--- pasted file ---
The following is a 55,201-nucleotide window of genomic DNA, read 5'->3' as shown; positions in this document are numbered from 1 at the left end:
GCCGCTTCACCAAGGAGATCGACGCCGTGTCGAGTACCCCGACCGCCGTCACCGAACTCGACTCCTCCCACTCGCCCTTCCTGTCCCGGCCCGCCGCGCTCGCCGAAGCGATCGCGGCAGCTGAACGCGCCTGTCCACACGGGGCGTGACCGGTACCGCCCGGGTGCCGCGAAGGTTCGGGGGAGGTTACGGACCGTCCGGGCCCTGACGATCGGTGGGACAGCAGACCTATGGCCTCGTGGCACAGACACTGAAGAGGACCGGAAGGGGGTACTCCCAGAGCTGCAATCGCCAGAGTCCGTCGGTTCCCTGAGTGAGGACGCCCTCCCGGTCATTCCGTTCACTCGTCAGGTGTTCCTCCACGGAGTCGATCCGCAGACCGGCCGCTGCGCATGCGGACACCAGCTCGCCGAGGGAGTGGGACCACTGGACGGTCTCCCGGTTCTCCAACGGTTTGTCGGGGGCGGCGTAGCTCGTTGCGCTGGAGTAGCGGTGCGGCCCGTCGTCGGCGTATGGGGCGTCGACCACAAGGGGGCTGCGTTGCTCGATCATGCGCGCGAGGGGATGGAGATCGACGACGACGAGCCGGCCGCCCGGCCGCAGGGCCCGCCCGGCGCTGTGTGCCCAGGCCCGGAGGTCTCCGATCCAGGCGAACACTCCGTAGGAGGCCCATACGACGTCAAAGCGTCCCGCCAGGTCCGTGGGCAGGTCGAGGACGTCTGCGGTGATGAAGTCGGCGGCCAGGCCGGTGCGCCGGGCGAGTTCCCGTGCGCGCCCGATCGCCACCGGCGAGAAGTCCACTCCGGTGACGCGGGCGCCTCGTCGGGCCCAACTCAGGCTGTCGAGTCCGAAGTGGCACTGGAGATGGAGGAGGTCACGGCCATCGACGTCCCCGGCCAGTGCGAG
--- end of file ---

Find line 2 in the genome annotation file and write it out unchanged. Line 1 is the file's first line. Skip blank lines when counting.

GCCGCTTCACCAAGGAGATCGACGCCGTGTCGAGTACCCCGACCGCCGTCACCGAACTCGACTCCTCCCACTCGCCCTTCCTGTCCCGGCCCGCCGCGCTCGCCGAAGCGATCGCGGCAGCTGAACGCGCCTGTCCACACGGGGCGTGACCGGTACCGCCCGGGTGCCGCGAAGGTTCGGGGGAGGTTACGGACCGTCCGGGCCCTGACGATCGGTGGGACAGCAGACCTATGGCCTCGTGGCACAGACACTGAAGAGGACCGGAAGGGGGTACTCCCAGAGCTGCAATCGCCAGAGTCCGTCGGTTCCCTGAGTGAGGACGCCCTCCCGGTCATTCCGTTCACTCGTCAGGTGTTCCTCCACGGAGTCGATCCGCAGACCGGCCGCTGCGCATGCGGACACCAGCTCGCCGAGGGAGTGGGACCACTGGACGGTCTCCCGGTTCTCCAACGGTTTGTCGGGGGCGGCGTAGCTCGTTGCGCTGGAGTAGCGGTGCGGCCCGTCGTCGGCGTATGGGGCGTCGACCACAAGGGGGCTGCGTTGCTCGATCATGCGCGCGAGGGGATGGAGATCGACGACGACGAGCCGGCCGCCCGGCCGCAGGGCCCGCCCGGCGCTGTGTGCCCAGGCCCGGAGGTCTCCGATCCAGGCGAACACTCCGTAGGAGGCCCATACGACGTCAAAGCGTCCCGCCAGGTCCGTGGGCAGGTCGAGGACGTCTGCGGTGATGAAGTCGGCGGCCAGGCCGGTGCGCCGGGCGAGTTCCCGTGCGCGCCCGATCGCCACCGGCGAGAAGTCCACTCCGGTGACGCGGGCGCCTCGTCGGGCCCAACTCAGGCTGTCGAGTCCGAAGTGGCACTGGAGATGGAGGAGGTCACGGCCATCGACGTCCCCGGCCAGTGCGAG